"We are committed to the rule that, if an amended complaint (1) adds a new cause of action, or (2) abandons a former theory or cause of action, it does not relate back to the original complaint but, instead, rests the action upon the pleadings as amended.... [Citations omitted]."
 In conclusion, we hold that, as to Ida Mae Withers, an action was commenced within the time allowed by law because the original complaint charging her with the commission of tortious acts was filed within three years from the date of her alleged negligence, and she was personally served with summons and complaint within ninety days after such filing. As to Orin W. Withers, no such complaint *468 was timely filed or service had. In fact, even the amended complaint fails to allege the commission of any tortious acts by him. He is named therein as being the husband of Ida Mae at the time of the accident. He is a proper, but not a necessary, party to the cause of action alleged in the amended complaint. Sandgren v. West, 9 Wn. (2d) 494, 115 P. (2d) 724 (1941); RCW 26.16.190. Since he was not named as a party defendant in the original complaint, the attempt made in the amended complaint to make him such a party came too late, and as to him the trial court correctly dismissed the action on the ground that the statute of limitations had run when the amended complaint was filed.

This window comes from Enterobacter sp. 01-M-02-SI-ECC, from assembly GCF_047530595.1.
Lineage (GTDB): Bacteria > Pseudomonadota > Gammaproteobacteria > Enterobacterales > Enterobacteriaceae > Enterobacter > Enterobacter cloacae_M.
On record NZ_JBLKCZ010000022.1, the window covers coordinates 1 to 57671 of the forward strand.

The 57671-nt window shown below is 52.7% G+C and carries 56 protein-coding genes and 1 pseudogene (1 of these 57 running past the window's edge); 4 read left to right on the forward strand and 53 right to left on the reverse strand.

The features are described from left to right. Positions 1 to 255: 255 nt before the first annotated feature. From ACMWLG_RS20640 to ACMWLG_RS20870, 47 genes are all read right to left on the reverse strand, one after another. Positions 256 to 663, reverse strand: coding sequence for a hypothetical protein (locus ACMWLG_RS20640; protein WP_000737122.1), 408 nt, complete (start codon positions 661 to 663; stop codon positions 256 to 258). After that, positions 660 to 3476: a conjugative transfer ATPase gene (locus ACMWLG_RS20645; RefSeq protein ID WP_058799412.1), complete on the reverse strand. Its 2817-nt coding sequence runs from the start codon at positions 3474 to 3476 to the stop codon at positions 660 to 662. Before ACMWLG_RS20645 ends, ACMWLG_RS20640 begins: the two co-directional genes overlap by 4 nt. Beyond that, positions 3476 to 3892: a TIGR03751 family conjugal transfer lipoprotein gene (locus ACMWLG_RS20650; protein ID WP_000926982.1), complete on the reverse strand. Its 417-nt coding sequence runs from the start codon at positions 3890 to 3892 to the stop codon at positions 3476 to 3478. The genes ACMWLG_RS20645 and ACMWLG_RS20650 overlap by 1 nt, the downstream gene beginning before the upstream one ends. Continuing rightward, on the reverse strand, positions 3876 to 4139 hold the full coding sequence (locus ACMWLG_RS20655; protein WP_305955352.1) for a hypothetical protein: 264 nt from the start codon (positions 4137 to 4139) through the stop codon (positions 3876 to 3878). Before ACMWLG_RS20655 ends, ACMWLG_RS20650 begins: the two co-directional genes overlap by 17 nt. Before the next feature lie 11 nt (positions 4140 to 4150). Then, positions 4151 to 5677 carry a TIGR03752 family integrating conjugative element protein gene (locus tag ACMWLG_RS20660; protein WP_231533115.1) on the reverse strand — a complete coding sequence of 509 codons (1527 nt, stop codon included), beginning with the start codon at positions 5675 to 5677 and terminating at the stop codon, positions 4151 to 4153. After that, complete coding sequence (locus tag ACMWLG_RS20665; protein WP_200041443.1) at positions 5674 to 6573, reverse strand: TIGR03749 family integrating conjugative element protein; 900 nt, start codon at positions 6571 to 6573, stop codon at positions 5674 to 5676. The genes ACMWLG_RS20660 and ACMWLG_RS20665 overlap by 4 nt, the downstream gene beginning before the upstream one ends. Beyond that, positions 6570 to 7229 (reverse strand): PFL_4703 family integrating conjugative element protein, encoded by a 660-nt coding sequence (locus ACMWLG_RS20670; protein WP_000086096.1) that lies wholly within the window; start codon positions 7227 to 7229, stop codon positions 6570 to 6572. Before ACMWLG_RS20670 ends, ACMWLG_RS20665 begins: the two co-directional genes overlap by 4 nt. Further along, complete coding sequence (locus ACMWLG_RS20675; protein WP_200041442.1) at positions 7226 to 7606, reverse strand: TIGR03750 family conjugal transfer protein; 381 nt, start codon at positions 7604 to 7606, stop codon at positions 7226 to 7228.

From what we have said, it follows that the trial court's judgment dismissing the action against Ida Mae Withers must be reversed, and its dismissal of the action against Orin W. Withers must be affirmed.
It is so ordered.
WEAVER, C.J., MALLERY, FINLEY, and OTT, JJ., concur.
March 28, 1960. Petition for rehearing denied.NOTES
 Reported in 348 P. (2d) 218.